This English name of the system of letters employed to set down in writing the phonetic sounds used in speech derives from the first two Greek letters alʹpha and beʹta, which, in turn, come from the Hebrew ʼaʹleph and behth.
There are many theories as to the origin of the alphabet; the Sumerian and Babylonian cuneiform the “Hittite” hieroglyphs, and the Egyptian forms of writing all being suggested as possible sources. However, a prominent authority, Dr. David Diringer, states in his book The Story of the Aleph Beth (1958, p. 31): “It is now generally agreed that all existing alphabets, and those no longer used, derived from one original alphabet.” On page 39 he quotes G. R. Driver as saying: “It was one, and only one, of the gifts of the Semites to mankind,” and then states: “It was this alphabet which became the ancestor of all alphabetic scripts the world has known.”
With regard to archaeological discoveries, among the earliest preserved examples of the alphabet, according to the methods of dating used by archaeologists, are the inscriptions discovered at Serabit elKhadem on the Sinai Peninsula, believed to be from the nineteenth or eighteenth century B.C.E., the Ugaritic clay tablets found at Ras Shamra in Syria, containing a cuneiform alphabet and assigned to the fifteenth and fourteenth centuries B.C.E., and the inscriptions at Byblos in Phoenicia, considered as dating from about 1100 B.C.E. The Phoenician letters are nearly identical with those of the early Hebrew alphabet, whereas those from Sinai have considerable variation. The earliest preserved Hebrew inscriptions include a fragmentary inscription from Lachish ascribed to the twelfth or eleventh century B.C.E., the so-called “Gezer Calendar” (see CALENDAR) thought to be of the eleventh or tenth century B.C. E., the beautifully written Samarian ostraca recorded in cursive style or running hand and ascribed to the reign of Jeroboam II (844-803 B.C.E.), and the Siloam tunnel inscription evidently from the reign of King Hezekiah (745-716 B.C.E.). It is not until about the third century B.C.E. that a wealth of material of early Jewish scripts becomes available.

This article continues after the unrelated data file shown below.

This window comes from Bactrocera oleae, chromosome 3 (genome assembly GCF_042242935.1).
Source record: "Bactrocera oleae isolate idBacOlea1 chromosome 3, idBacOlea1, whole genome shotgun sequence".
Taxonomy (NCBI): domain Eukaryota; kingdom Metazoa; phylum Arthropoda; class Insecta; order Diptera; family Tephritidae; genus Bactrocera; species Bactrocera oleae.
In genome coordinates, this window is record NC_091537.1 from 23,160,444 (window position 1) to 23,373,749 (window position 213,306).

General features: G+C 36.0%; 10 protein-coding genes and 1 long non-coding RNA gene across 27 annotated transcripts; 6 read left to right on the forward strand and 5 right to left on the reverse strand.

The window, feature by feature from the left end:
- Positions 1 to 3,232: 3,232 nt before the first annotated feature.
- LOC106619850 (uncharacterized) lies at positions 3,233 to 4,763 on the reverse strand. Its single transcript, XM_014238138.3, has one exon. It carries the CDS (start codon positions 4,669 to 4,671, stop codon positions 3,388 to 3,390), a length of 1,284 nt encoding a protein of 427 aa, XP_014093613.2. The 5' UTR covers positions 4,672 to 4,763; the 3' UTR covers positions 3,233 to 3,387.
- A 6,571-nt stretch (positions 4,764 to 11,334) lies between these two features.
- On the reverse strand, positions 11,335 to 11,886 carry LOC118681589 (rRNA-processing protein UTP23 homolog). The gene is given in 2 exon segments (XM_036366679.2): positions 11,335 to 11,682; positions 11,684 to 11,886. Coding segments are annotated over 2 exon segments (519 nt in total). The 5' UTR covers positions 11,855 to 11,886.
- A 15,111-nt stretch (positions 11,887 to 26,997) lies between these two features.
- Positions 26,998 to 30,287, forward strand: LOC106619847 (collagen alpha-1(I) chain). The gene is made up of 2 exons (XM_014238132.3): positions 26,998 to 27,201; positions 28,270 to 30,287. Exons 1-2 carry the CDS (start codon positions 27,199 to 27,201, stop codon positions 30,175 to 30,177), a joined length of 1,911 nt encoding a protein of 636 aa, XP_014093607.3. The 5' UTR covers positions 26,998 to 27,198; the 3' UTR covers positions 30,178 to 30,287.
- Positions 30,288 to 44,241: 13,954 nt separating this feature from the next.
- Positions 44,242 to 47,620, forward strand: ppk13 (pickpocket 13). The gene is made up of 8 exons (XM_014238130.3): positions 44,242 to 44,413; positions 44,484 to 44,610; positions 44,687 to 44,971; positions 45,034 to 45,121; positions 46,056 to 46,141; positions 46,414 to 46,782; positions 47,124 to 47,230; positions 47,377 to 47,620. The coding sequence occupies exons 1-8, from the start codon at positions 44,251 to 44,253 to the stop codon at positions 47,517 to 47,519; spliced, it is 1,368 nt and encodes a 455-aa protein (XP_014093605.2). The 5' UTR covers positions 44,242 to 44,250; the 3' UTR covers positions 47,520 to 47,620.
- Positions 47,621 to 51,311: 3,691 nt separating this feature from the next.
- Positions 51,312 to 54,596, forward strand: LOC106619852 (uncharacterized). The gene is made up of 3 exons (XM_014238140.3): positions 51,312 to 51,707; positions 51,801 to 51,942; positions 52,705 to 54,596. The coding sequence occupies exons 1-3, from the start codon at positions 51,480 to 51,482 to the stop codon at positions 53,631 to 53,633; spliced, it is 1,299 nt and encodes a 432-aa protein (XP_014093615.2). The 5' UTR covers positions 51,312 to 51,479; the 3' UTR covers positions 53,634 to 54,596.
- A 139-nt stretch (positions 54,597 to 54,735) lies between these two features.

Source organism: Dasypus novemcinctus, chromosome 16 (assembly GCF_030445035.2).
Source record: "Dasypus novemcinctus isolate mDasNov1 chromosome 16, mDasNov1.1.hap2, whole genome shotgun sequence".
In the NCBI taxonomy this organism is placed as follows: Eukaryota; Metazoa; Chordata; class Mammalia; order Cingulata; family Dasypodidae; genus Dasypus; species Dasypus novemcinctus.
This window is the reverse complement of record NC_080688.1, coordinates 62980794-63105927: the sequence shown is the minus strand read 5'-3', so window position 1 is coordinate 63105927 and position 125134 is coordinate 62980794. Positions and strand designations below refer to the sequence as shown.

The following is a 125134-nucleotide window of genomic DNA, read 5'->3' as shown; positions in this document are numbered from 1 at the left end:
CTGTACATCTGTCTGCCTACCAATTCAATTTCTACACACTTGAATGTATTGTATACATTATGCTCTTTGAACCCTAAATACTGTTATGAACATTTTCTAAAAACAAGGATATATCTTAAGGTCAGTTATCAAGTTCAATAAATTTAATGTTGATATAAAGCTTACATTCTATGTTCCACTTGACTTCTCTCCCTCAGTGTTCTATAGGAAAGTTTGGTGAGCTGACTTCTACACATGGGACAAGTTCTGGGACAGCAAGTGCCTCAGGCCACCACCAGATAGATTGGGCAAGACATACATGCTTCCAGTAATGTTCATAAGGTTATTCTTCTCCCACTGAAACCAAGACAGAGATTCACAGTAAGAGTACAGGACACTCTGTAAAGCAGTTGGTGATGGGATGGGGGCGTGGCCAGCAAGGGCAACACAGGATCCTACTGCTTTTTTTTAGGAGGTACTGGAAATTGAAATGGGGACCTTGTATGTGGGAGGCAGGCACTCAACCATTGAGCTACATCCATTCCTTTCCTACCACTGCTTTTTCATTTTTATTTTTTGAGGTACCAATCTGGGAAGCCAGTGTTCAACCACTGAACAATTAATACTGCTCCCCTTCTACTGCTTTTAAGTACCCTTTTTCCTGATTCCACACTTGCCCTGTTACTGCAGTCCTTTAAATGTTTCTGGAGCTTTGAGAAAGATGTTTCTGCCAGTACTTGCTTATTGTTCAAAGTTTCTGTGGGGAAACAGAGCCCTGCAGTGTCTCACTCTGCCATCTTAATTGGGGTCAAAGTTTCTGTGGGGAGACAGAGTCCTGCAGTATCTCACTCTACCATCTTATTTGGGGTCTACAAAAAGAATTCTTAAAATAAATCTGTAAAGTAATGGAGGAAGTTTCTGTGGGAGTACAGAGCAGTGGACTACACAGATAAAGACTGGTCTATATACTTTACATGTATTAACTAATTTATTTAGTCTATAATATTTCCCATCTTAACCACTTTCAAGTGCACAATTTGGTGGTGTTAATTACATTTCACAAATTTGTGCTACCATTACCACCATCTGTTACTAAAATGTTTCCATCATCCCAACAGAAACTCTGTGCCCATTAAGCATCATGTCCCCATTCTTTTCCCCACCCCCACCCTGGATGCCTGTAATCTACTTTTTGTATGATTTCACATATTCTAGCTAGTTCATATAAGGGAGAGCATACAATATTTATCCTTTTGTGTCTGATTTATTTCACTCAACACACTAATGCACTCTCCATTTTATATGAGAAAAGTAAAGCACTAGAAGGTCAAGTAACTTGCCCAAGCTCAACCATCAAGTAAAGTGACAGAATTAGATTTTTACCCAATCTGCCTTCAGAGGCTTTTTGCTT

On the basis of these discoveries the tendency is to view the Phoenician and Sinaitic alphabets as antedating the Hebrew. This, of course, does not of necessity logically follow, and in the above-mentioned publication Dr. Diringer asks the question: “Is it possible that the ancient Hebrews who presented the world with the Bible and Monotheism, also gave it the Alphabet? The possibility certainly exists.” (The Story of the Aleph Beth, p. 37) The relative scarcity of ancient Hebrew inscriptions does not argue against this, inasmuch as the Hebrews were not given to the erection of monuments or the making of plaques memorializing the feats of kings and heroes, as were other ancient peoples. The climate and soil of Palestine likewise are not such as contribute to the preservation of papyrus writings, as is the case with the land of Egypt.
The Hebrew order of the letters of the alphabet is clearly indicated in acrostic writings in the Psalms (34, 111, 112, 119 and others), Proverbs 31:10-31, and Lamentations chapters 1-4 (except for a reversal of the letters ʽaʹyin and peʼ in chaps. 2-4). In these writings the letters of the alphabet appear in consecutive order as the initial letters of each successive verse, section or stanza. The Hebrew alphabet, then as now, consisted of twenty-two letters, all consonants, and probably represented some twenty-eight sounds. It appears that it was not until about the sixth century C.E. that a system of signs was developed to indicate vowel sounds. Some seven different “vowel points” were employed, singly and in combination, by the Jewish scholars known as Masoretes, to represent the Hebrew vowel sounds.